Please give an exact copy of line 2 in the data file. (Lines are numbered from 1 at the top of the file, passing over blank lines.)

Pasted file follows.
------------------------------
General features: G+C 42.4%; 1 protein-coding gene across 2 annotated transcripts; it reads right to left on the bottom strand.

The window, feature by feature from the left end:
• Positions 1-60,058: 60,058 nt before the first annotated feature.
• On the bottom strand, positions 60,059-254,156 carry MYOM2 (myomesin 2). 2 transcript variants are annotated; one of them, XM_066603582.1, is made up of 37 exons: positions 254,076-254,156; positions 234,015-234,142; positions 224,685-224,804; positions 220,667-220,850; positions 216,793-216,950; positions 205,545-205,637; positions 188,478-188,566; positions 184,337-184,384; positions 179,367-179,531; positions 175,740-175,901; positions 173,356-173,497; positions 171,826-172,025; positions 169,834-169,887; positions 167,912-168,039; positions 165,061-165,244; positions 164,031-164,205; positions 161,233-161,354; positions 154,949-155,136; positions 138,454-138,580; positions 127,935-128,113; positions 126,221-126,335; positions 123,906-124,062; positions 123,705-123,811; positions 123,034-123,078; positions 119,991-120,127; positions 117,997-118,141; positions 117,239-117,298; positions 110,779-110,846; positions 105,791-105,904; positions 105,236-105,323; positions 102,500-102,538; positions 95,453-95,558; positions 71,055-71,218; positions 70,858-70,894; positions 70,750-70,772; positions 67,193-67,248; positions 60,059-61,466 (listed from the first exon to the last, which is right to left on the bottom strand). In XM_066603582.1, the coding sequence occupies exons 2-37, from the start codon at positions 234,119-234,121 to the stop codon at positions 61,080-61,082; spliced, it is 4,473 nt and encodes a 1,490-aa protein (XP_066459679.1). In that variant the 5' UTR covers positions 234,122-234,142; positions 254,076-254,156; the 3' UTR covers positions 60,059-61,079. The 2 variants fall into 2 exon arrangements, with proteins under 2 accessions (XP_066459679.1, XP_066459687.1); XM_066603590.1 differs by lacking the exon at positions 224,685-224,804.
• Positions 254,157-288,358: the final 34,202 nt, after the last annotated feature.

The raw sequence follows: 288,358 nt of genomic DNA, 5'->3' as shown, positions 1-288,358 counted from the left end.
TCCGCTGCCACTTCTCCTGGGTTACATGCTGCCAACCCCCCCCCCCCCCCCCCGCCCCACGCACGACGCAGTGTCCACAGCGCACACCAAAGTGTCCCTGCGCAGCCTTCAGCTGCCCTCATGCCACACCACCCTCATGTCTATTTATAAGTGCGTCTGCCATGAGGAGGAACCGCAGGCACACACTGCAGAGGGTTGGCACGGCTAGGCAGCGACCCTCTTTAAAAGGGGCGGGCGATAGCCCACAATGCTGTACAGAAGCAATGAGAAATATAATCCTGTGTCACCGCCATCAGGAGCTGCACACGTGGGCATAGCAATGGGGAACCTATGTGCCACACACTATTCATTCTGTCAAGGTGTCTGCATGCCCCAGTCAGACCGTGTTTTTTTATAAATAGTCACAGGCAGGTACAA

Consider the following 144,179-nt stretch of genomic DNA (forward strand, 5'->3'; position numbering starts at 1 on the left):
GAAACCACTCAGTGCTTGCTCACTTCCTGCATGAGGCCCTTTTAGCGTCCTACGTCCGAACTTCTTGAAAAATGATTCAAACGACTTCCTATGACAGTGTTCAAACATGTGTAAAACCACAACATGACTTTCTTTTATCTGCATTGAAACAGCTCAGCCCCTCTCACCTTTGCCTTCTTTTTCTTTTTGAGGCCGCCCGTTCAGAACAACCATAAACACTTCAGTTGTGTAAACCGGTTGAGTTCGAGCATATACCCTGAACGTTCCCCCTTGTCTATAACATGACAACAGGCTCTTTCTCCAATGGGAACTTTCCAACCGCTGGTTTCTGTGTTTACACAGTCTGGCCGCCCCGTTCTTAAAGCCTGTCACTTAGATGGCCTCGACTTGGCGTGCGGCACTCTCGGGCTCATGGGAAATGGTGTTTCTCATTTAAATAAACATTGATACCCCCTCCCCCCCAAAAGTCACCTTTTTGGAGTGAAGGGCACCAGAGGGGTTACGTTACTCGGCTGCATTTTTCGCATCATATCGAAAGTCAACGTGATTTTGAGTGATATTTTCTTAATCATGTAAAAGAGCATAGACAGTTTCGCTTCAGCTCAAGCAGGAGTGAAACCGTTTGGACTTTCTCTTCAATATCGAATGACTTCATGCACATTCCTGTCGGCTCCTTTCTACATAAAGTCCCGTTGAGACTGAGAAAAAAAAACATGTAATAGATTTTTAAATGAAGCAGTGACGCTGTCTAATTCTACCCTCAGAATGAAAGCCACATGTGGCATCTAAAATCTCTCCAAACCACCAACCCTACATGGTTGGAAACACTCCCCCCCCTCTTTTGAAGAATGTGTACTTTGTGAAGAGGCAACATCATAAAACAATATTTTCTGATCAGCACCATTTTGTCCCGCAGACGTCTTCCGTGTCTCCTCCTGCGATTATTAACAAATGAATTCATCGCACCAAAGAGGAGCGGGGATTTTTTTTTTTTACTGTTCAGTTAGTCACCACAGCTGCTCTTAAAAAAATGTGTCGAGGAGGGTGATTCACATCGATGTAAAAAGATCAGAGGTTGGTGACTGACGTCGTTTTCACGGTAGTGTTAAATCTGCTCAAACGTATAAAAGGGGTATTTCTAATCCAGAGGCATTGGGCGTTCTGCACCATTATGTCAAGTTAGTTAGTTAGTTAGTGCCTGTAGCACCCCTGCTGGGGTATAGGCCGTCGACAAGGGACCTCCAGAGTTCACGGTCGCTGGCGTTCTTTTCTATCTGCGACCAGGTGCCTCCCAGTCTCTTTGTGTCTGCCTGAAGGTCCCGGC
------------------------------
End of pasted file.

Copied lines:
The window, feature by feature from the left end: